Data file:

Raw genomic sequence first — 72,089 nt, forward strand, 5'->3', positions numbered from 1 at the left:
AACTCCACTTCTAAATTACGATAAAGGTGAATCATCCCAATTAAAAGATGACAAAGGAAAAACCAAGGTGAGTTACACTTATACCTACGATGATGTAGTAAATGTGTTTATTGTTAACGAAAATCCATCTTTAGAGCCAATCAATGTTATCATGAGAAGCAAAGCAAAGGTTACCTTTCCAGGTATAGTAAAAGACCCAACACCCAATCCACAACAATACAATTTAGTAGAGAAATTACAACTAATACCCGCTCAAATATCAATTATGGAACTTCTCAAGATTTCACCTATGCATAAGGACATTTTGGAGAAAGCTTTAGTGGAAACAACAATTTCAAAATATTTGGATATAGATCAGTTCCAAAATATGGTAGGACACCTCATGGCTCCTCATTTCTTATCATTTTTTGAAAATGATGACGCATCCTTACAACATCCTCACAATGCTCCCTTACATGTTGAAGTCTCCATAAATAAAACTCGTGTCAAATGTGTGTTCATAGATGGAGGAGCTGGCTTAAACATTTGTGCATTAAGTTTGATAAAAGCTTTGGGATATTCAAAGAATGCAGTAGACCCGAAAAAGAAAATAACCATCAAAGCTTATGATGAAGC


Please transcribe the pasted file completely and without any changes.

Raw genomic sequence first — 72,089 nt, forward strand, 5'->3', positions numbered from 1 at the left:
AACTCCACTTCTAAATTACGATAAAGGTGAATCATCCCAATTAAAAGATGACAAAGGAAAAACCAAGGTGAGTTACACTTATACCTACGATGATGTAGTAAATGTGTTTATTGTTAACGAAAATCCATCTTTAGAGCCAATCAATGTTATCATGAGAAGCAAAGCAAAGGTTACCTTTCCAGGTATAGTAAAAGACCCAACACCCAATCCACAACAATACAATTTAGTAGAGAAATTACAACTAATACCCGCTCAAATATCAATTATGGAACTTCTCAAGATTTCACCTATGCATAAGGACATTTTGGAGAAAGCTTTAGTGGAAACAACAATTTCAAAATATTTGGATATAGATCAGTTCCAAAATATGGTAGGACACCTCATGGCTCCTCATTTCTTATCATTTTTTGAAAATGATGACGCATCCTTACAACATCCTCACAATGCTCCCTTACATGTTGAAGTCTCCATAAATAAAACTCGTGTCAAATGTGTGTTCATAGATGGAGGAGCTGGCTTAAACATTTGTGCATTAAGTTTGATAAAAGCTTTGGGATATTCAAAGAATGCAGTAGACCCGAAAAAGAAAATAACCATCAAAGCTTATGATGAAGC